Successful treatment of many patients with advanced cancer using antibodies against programmed cell death 1 (PD-1; also known as PDCD1) and its ligand (PD-L1; also known as CD274) has highlighted the critical importance of PD-1/PD-L1-mediated immune escape in cancer development1,2,3,4,5,6. However, the genetic basis for the immune escape has not been fully elucidated, with the exception of elevated PD-L1 expression by gene amplification and utilization of an ectopic promoter by translocation, as reported in Hodgkin and other B-cell lymphomas, as well as stomach adenocarcinoma6,7,8,9,10. Here we show a unique genetic mechanism of immune escape caused by structural variations (SVs) commonly disrupting the 3′ region of the PD-L1 gene. Widely affecting multiple common human cancer types, including adult T-cell leukaemia/lymphoma (27%), diffuse large B-cell lymphoma (8%), and stomach adenocarcinoma (2%), these SVs invariably lead to a marked elevation of aberrant PD-L1 transcripts that are stabilized by truncation of the 3′-untranslated region (UTR). Disruption of the Pd-l1 3′-UTR in mice enables immune evasion of EG7-OVA tumour cells with elevated Pd-l1 expression in vivo, which is effectively inhibited by Pd-1/Pd-l1 blockade, supporting the role of relevant SVs in clonal selection through immune evasion. Our findings not only unmask a novel regulatory mechanism of PD-L1 expression, but also suggest that PD-L1 3′-UTR disruption could serve as a genetic marker to identify cancers that actively evade anti-tumour immunity through PD-L1 overexpression.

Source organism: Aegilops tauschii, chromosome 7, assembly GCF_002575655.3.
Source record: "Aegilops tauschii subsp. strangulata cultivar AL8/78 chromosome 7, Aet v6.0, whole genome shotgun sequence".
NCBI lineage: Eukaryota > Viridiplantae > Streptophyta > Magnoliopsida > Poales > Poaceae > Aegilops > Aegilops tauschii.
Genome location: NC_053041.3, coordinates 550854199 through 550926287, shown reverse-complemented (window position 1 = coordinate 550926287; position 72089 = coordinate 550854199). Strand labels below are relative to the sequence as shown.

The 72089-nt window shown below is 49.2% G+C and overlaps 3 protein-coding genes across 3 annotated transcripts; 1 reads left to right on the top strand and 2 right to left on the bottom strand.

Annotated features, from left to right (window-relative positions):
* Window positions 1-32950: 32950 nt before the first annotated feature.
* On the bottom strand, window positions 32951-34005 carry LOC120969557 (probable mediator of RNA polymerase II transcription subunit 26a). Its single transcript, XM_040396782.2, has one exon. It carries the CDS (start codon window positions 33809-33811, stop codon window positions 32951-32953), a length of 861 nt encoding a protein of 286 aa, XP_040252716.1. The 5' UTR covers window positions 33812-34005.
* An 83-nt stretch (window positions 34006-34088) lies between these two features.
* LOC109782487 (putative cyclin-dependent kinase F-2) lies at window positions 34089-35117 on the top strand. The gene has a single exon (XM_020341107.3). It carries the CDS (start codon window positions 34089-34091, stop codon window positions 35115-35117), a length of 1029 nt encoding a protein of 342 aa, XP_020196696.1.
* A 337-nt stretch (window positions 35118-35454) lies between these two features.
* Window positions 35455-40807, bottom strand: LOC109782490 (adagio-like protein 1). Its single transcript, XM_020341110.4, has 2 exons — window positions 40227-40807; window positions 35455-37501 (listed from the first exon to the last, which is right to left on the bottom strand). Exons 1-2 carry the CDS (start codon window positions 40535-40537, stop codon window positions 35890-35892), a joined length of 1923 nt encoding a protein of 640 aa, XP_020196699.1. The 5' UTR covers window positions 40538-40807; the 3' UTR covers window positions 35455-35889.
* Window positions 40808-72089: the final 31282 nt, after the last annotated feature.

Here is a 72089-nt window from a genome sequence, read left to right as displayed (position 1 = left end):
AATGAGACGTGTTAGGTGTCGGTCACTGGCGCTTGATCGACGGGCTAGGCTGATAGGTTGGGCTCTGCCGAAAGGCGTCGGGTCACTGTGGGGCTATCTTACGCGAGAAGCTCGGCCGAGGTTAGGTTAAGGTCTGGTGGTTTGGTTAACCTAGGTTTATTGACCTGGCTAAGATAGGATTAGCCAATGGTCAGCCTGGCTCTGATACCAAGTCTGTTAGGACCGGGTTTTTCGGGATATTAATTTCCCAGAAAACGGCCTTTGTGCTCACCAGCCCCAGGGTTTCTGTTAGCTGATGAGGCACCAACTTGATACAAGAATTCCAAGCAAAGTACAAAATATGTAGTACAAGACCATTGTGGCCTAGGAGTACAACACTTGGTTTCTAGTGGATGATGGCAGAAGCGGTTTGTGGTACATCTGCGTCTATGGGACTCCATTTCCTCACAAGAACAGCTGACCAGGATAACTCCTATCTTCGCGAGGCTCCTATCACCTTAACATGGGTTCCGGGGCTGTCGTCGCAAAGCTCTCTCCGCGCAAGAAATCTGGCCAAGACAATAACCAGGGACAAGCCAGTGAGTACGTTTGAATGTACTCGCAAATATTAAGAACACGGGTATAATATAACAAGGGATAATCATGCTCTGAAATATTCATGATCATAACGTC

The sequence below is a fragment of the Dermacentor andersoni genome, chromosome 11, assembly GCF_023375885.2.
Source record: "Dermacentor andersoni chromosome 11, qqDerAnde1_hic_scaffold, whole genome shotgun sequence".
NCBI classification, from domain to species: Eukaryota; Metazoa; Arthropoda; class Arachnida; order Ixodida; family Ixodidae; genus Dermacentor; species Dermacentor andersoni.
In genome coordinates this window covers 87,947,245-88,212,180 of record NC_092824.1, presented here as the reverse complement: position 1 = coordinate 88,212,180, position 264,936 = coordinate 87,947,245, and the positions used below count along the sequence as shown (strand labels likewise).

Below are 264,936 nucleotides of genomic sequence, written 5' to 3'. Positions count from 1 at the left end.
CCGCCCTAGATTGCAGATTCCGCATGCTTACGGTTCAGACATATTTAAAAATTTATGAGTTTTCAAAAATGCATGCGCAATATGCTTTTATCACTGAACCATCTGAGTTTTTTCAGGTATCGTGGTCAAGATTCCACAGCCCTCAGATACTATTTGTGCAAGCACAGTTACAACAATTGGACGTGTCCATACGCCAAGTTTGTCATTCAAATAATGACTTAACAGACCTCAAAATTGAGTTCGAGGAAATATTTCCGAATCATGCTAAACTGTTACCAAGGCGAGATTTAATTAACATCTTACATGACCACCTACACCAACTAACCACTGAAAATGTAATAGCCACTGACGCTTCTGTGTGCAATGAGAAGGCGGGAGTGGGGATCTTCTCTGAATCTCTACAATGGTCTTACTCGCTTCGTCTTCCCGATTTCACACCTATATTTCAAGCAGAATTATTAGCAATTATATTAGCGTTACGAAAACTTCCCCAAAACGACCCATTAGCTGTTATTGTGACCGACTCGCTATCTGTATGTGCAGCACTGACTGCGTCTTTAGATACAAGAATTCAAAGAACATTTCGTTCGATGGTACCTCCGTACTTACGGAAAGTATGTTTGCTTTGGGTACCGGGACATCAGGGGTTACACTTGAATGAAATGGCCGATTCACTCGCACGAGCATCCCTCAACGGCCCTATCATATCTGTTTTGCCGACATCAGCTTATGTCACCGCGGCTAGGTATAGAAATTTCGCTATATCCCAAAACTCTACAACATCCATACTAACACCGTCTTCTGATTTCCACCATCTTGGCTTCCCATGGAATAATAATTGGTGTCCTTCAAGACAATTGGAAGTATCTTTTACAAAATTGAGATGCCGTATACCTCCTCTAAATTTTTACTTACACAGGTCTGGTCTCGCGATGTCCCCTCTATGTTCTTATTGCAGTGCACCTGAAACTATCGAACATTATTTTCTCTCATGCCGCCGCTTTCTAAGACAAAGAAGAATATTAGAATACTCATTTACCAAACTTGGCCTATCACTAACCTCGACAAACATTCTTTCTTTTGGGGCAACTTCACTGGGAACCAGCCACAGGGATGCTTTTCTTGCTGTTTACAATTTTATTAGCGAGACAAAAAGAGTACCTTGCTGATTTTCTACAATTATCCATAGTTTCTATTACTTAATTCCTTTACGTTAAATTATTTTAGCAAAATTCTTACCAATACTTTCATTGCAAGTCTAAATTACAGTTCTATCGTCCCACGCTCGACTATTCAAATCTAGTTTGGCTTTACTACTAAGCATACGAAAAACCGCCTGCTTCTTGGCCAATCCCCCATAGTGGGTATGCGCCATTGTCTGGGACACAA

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Sequencing data have been deposited in the European Genome-phenome Archive (EGA) under accession EGAS00001001296 (https://www.ebi.ac.uk/ega/studies/EGAS00001001296).
This work was supported by Grant-in-Aid from the Japan Agency for Medical Research and Development (Practical Research for Innovative Cancer Control (15Ack0106014h0002) and Medical Research and Development Programs Focused on Technology Transfer (15im0210102h0001)), Grant-in-Aid for Scientific Research (KAKENHI 22134006, 15H05909, 25250020), and National Cancer Center Research and Development Funds (26-A-6). We thank M. Sago, M. Nakamura and S. Baba for technical assistance, and R. Velaga for English editing. The supercomputing resources were provided by the Human Genome Center, the Institute of Medical Science, the University of Tokyo. This research also used computational resources of the K computer provided by the RIKEN Advanced Institute for Computational Science through the HPCI System Research project (hp140230, hp160219, and hp150232). The results shown here are partly based on data generated by the TCGA Research Network (http://cancergenome.nih.gov/).
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About this article
Nature Communications (2018)